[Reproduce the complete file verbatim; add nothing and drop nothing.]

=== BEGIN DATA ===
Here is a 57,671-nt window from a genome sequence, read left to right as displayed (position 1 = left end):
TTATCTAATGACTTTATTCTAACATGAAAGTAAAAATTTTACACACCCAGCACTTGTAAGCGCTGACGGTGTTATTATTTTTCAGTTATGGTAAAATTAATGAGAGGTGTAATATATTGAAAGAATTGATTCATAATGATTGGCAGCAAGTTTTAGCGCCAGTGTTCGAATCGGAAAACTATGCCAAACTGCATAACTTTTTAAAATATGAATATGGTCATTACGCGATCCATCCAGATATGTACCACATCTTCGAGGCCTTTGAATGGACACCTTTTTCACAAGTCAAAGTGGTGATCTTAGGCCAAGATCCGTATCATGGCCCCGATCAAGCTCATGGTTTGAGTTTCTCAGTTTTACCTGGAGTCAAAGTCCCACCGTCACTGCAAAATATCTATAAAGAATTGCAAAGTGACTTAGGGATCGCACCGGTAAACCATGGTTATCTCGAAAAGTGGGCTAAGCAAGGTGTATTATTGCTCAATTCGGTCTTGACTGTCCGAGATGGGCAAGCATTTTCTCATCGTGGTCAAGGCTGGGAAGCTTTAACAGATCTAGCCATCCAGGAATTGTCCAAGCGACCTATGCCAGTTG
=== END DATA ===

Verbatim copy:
Here is a 57,671-nt window from a genome sequence, read left to right as displayed (position 1 = left end):
TTATCTAATGACTTTATTCTAACATGAAAGTAAAAATTTTACACACCCAGCACTTGTAAGCGCTGACGGTGTTATTATTTTTCAGTTATGGTAAAATTAATGAGAGGTGTAATATATTGAAAGAATTGATTCATAATGATTGGCAGCAAGTTTTAGCGCCAGTGTTCGAATCGGAAAACTATGCCAAACTGCATAACTTTTTAAAATATGAATATGGTCATTACGCGATCCATCCAGATATGTACCACATCTTCGAGGCCTTTGAATGGACACCTTTTTCACAAGTCAAAGTGGTGATCTTAGGCCAAGATCCGTATCATGGCCCCGATCAAGCTCATGGTTTGAGTTTCTCAGTTTTACCTGGAGTCAAAGTCCCACCGTCACTGCAAAATATCTATAAAGAATTGCAAAGTGACTTAGGGATCGCACCGGTAAACCATGGTTATCTCGAAAAGTGGGCTAAGCAAGGTGTATTATTGCTCAATTCGGTCTTGACTGTCCGAGATGGGCAAGCATTTTCTCATCGTGGTCAAGGCTGGGAAGCTTTAACAGATCTAGCCATCCAGGAATTGTCCAAGCGACCTATGCCAGTTG